3 Biggest Takeaways From Twitter's Third-Quarter Earnings - TheStreet

Updated from 9:14 a.m. to include updated share price and additional analyst thoughts in the twelfth paragraph.

NEW YORK (TheStreet) –– Twitter's (TWTR) - Get Report third quarter showed it's more of the same for the company -- its biggest problem is not the viability of the business, it's growing the user base.

For the third quarter, Twitter earned an adjusted 1 cent a share on revenue of $361 million, up 114% year over year. But Twitter added just 13 million monthly active users (MAUs), leaving it with 284 million at the end of the quarter. Analysts surveyed by Thomson Reuters expected the social network to earn an adjusted 1 cent a share on revenue of $351.35 million.

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Some on Wall Street were expecting around 16 to 18 million MAU additions, so 13 million (3 million in the U.S.) is a letdown for a company that had shown promise of reaccelerating growth in the second quarter. Nomura Securities analyst Anthony DiClemente, who downgraded shares to "neutral" with a $45 price target, noted the MAU miss was "driven partially" by an authentication bug in the Asia Pacific region, as well as a lack of news events such as the elections in India and South Korea, which both happened in the second quarter.

Shares of Twitter were plunging in early trading on Tuesday, falling 10.3% to $43.50, following a 2.8% decline on Monday. For the year, Twitter shares have fallen 24.7%, badly lagging both the S&P 500's 6.1% gain and competitor Facebook's (FB) - Get Report  impressive 46.9% gain.

For the fourth quarter, Twitter said it expects revenue to be between $440 million and $450 million, with adjusted Ebitda between a range of $100 million to $105 million. The company also revised its outlook for 2014, saying it expects revenue to be between $1.365 billion and $1.375 billion, with adjusted Ebitda in the range of $260 million to $265 million.

The three biggest takeaways from Twitter's third-quarter earnings and conference call were:

User Growth. At 284 million MAUs (the company doesn't provide a daily active user figure), San Francisco-based Twitter isn't likely to be as big as Facebook anytime soon, if ever. On the earnings call Monday, CEO Dick Costolo and Chief Financial Officer Anthony Noto both talked about getting the company to do more with not only its logged-in users but its logged-off users, and the people who are reached in syndication (through partners such as ESPN). "We think about everything we do in the context of this set of geometrically eccentric circles and think it's useful for you too as well," Costolo said on the call.

He then outlined the three objectives the company has for building its user base, while continuing to note that the logged-out user base is 1x-2x larger than its logged-in user base.

"We have to continue to grow our monthly active users and make Twitter an increasingly daily used case for them," Costolo said on the call. Following that, the company needs to provide "much better rich media creation and consumption tools and experiences to drive more breadth and depth of content" in addition to adding capabilities to its direct messaging service. Costolo also said Twitter must build new applications and services, aided by the launch of its Fabric SDK (software development kit).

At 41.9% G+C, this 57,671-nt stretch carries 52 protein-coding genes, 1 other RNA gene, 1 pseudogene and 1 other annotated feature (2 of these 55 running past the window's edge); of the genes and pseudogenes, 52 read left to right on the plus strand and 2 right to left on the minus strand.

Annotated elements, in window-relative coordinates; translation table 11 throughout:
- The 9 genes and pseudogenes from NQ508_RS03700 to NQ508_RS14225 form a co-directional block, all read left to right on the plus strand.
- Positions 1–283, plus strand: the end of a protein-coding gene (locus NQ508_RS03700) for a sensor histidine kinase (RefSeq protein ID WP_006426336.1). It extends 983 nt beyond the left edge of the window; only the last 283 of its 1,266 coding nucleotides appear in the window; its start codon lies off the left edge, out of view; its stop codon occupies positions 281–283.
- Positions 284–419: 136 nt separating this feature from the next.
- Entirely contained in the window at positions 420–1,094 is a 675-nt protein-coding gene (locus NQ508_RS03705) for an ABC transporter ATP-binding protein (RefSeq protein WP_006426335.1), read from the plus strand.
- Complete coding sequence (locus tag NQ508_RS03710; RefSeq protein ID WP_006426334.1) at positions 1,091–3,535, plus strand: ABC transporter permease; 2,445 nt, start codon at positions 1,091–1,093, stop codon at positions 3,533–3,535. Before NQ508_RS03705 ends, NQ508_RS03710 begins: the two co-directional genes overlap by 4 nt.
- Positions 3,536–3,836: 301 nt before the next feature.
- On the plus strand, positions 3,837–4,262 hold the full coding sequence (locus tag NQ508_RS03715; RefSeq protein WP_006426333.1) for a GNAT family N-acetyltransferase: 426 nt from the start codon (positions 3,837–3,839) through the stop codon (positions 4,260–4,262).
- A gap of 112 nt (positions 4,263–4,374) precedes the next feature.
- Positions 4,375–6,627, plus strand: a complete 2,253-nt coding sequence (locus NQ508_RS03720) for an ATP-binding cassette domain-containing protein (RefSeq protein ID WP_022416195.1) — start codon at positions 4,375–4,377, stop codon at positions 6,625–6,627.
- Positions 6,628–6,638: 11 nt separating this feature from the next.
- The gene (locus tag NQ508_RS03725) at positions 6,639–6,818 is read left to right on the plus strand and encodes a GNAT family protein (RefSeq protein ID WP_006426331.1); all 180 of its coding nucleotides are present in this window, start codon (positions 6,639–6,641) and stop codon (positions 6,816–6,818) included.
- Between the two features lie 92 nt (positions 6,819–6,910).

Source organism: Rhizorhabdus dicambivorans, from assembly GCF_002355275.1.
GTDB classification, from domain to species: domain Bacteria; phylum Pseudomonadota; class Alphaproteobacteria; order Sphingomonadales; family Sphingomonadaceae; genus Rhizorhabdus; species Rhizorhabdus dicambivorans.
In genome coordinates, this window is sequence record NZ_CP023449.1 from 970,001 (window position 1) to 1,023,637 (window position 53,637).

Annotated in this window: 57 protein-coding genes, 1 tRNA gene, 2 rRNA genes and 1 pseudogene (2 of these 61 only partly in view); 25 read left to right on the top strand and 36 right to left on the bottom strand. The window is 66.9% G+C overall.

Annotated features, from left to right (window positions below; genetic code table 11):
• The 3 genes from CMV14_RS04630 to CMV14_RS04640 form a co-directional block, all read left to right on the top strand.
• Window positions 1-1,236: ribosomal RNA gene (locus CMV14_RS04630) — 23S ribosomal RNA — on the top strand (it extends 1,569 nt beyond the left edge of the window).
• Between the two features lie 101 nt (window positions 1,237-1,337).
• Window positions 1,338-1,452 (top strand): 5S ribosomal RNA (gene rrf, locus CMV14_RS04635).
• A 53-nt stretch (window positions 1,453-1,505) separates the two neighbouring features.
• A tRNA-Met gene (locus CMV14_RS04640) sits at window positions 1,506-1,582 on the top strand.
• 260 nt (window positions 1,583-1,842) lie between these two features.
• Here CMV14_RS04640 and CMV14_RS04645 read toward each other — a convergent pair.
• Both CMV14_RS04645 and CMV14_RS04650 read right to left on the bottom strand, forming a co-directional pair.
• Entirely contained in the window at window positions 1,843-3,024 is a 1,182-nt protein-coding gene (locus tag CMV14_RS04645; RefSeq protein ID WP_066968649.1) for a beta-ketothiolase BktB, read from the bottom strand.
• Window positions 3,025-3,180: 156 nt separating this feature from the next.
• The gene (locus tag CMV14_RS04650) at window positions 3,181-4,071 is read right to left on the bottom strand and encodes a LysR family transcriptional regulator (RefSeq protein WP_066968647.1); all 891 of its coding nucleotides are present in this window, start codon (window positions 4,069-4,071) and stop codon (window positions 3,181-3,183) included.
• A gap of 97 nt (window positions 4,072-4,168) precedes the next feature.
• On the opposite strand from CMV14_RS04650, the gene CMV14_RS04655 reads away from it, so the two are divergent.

Monetization Is Still Strong. Monetization for the company has never been an issue, as it has surpassed Wall Street's revenue estimates every quarter and revenue is rising. The company's ad revenue per 1,000 timeline views (which it believes it should be measured on) was $1.77 in the third quarter, up from 97 cents in the year-earlier quarter.

Monetization is exceptionally strong in the U.S. with $4.28 per 1,000 timeline views, and there's more room to run, noted SunTrust analyst Bob Peck. "ARPU grew 69%, down from 84% in 2Q, but still only monetizing at ~50% of FB levels on an MAU basis," Peck wrote in an analyst report following the quarter.

Additionally, Twitter's advertiser selection is nowhere near what Facebook and Google (GOOGL) - Get Report have, according to Deutsche Bank analyst Ross Sandler, so any increase in selection "represents future upside."

Buy Now Button. Twitter has been adamant about public experimentation to grow its user base as well as revenue, including using the World Cup as a positive of what it can do. Both Costolo and Noto said the company will continue to experiment in other areas, with commerce being one area of particular interest.

Costolo noted that the CardSpring acquisition is "definitely related" to Twitter's efforts in commerce, but that the "Buy Now" button that launched recently is just about experimenting and it's not going to end there.

"We're continuing to explore the way we think about in the moment commerce and now commerce and the different kinds of opportunities we see in that area and also to continue to play around with explorations there and look at opportunities in that area, as opposed to thinking about what you're seeing today as what we're launching permanently," Costolo said on the call.

--Written by Chris Ciaccia in New York

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